This specific invention comprises all of the requirements as listed above. Because each individual blade is slightly curved at its apex, the basic design allows for a very close fit to the arch of the window. With the added features of the slot and track, this fit is tighter than any previously reached. Due to the fanning operation of either the double or single fan forms (I, II), the simplicity of the design allows for the uninterrupted ease of use sought by the consumer. With the addition of the mechanical option, the consumer needs not even touch the blades to open or close the blinds; And the gearing ratios are so basic that they virtually can never bind up or interrupt service in any way. As for the aesthetics of the blind, it has been designed with the blades closing to the horizontal plane to keep the lines of the fan as neat as possible. The covering plates hiding the mechanisms of the blind merely add to its beauty, and are so designed as to allow for a variety of shapes to be utilized, providing they do in fact meet the minimal covering needs. The blades are designed to offer the consumer a virtually unlimited option as to material and color. The only criteria they must meet is that each blade must be of sufficient strength and durability to support itself. (i.e.--A metal blade need not be as thick as one made out of say, wood.) A quick coupling system allows for ease of maintenance Lastly, as to ease of manufacture and instillation, the number of different parts required are minimal. The rigid base can be molded, the blades stamped out. Construction can be done quickly, in the factory, or on a piece by piece basis by the installer. Installation requires an initial measurement for size, and an actually instillation of a few screws. The consumer could do this himself if desired. With the possibility of a quick connect mounting system, the blind may be removed for ease of maintenance or cleaning.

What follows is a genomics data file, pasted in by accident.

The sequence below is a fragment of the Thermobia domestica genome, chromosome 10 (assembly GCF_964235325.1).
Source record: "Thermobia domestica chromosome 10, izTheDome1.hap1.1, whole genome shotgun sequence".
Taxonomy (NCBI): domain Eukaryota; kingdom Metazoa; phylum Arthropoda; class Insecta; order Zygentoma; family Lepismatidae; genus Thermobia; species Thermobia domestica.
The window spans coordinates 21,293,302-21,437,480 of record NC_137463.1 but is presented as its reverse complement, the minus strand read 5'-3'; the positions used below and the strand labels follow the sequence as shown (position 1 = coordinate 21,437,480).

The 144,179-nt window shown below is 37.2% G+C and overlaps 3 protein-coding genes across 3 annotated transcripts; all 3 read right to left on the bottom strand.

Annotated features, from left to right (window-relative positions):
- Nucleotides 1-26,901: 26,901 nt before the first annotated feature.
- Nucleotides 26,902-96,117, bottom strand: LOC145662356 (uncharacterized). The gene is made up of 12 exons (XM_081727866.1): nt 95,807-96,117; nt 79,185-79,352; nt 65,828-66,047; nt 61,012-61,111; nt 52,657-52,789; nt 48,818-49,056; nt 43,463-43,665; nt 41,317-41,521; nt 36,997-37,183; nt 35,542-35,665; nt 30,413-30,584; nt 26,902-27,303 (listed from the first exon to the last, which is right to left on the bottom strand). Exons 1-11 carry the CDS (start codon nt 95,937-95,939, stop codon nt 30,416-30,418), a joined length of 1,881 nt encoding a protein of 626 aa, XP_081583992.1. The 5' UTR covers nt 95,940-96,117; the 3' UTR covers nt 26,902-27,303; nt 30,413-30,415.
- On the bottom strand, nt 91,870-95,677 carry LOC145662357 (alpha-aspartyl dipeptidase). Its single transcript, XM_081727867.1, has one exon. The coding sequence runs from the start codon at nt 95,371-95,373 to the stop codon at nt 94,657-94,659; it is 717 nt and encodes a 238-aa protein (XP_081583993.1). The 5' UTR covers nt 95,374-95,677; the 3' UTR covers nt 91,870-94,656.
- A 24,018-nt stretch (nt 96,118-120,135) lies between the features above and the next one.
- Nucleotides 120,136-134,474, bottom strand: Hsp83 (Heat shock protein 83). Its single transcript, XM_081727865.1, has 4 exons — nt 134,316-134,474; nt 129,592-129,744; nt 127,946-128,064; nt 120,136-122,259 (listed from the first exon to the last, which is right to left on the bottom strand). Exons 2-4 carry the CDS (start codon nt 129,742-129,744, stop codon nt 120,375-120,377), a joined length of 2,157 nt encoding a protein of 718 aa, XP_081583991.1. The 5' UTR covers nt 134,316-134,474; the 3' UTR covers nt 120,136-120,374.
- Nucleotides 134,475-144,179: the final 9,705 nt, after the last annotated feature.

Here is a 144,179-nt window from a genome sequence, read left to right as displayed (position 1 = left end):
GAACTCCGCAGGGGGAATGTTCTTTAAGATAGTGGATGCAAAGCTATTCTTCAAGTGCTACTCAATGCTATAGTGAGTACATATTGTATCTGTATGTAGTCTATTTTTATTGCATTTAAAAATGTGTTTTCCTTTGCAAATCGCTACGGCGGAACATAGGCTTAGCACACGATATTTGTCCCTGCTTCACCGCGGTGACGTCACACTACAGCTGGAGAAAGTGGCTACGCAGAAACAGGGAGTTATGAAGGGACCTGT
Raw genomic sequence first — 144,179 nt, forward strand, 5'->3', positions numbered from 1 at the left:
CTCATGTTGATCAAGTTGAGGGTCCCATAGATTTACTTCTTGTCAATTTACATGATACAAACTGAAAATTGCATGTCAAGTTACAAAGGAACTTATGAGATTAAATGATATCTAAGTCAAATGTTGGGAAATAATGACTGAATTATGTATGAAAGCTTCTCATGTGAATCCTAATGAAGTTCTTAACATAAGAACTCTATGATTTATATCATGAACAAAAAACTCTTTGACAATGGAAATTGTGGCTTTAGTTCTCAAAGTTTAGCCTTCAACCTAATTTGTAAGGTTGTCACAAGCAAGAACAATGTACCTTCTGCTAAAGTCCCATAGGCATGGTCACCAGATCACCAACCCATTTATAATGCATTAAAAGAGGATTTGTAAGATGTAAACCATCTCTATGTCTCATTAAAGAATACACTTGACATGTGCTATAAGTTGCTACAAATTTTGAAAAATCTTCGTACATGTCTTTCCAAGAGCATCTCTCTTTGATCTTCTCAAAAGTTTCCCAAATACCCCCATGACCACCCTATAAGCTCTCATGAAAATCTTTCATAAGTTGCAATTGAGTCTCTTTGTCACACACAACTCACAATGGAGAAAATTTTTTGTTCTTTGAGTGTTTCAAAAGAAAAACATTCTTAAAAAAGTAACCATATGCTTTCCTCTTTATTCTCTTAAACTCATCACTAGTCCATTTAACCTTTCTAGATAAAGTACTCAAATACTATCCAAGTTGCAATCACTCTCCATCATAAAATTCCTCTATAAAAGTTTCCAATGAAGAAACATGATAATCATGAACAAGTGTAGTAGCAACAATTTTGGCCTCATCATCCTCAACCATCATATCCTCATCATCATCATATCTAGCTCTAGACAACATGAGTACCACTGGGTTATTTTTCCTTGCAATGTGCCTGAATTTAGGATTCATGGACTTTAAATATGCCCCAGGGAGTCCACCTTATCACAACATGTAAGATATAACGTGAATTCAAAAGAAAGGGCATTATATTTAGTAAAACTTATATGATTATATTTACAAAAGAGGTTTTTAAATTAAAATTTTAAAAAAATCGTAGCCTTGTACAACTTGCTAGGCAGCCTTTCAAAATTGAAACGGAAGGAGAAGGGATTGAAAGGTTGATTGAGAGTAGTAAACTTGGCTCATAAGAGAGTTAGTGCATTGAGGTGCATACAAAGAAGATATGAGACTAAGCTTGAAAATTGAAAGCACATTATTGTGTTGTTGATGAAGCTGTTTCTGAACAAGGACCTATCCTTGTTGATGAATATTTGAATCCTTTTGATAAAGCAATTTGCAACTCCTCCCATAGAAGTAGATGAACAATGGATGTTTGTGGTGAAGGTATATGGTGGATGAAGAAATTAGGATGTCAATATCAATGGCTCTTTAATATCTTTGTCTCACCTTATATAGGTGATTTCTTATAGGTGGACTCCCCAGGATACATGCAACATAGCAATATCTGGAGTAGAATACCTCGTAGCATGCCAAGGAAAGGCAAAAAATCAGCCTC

FIG. 1--illustrates double blind in closed position, with covering plate. Also included are optional handles at 2-a, and 2-d.

FIG. 2--Shows single blind and basic track arrangement.

FIG. 3--Figure indicates lip on inner blades used to catch remaining blades as blinds are open.

FIG. 4--Illustrates basic mechanism of a pivot point, and rigid support base (side view).

FIG. 5--Shows curvature of blade apex.

FIG. 6--illustrates basic pivot hole.

FIG. 7--Illustrates alternate pivot slot.

FIG. 8-a--Illustrates basic lock stitching design of thread linking blades, hidden by overlap of next blade.

FIG. 8-b--Illustrates a groove and rivet variation of FIG. 8-a.

FIG. 8-c--Shows a side view of FIG. 8-b.

FIG. 9--Portrays an example of a blade trolley inside the arch track.

FIG. 10--pictures handle added to single fan form.

FIG. 11--Illustrate squaring of pivot bolt for mechanical operation.

FIG. 12--shows squared pivot bolt with addition of front and back flanges.

FIGS. 13-a and b,--Shows optional two gear mechanism in front and side view, including alternate handles.